Religious Colonialism: prison graffiti at the Inquisitor’s Palace, Malta
Author(s): Russell Palmer
The Roman Inquisition was present in Malta for around 250 years and existed as part of a religious colonial regime which also included the Knights of St John and the Bishopric of Malta and Gozo, all of whom officially reported to the Holy See. Responsible for ensuring the proper observance of Catholic ritual and doctrine among Malta’s inhabitants, the Inquisitorial court often issued custodial sentences for any transgression. During the 17th and 18th centuries, the prisons held indigenous Maltese, trading settlers, visiting Protestants, and Islamic slaves, separating inmates by sex only. This paper will explore the inmate graffiti carved into the walls of the Inquisition’s prison cells. More specifically, it will consider the ways in which the graffiti may have been produced and ‘read’ by inmates as images of hope, fear, resistance, and acquiescence in relation to religious imperialism in a largely illiterate society.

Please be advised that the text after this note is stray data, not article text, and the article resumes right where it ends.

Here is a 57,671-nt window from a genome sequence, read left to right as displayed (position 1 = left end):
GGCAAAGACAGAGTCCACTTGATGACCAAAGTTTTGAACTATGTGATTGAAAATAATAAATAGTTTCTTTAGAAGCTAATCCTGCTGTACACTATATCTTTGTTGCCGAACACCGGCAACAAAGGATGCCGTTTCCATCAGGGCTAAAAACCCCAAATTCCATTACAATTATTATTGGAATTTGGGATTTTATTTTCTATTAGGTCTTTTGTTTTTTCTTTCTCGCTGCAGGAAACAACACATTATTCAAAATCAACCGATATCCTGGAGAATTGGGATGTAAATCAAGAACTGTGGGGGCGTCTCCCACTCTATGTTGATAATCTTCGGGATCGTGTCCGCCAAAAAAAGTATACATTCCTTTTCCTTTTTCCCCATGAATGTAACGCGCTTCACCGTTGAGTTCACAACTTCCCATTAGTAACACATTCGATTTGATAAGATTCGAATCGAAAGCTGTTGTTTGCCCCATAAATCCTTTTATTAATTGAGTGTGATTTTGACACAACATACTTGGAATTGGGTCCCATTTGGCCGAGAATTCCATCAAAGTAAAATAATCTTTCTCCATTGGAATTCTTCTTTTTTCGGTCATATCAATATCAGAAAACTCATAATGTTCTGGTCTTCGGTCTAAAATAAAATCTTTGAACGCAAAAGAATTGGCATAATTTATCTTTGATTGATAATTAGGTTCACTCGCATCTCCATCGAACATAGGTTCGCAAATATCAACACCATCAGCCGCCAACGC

This Resource is Part of the Following Collections
- Colonial Institutions and Their Enduring Material Aftermaths •
- Society for Historical Archaeology 2014
Cite this Record
Religious Colonialism: prison graffiti at the Inquisitor’s Palace, Malta. Russell Palmer. Presented at Society for Historical Archaeology, Quebec City, Quebec, Canada. 2014 ( tDAR id: 436683)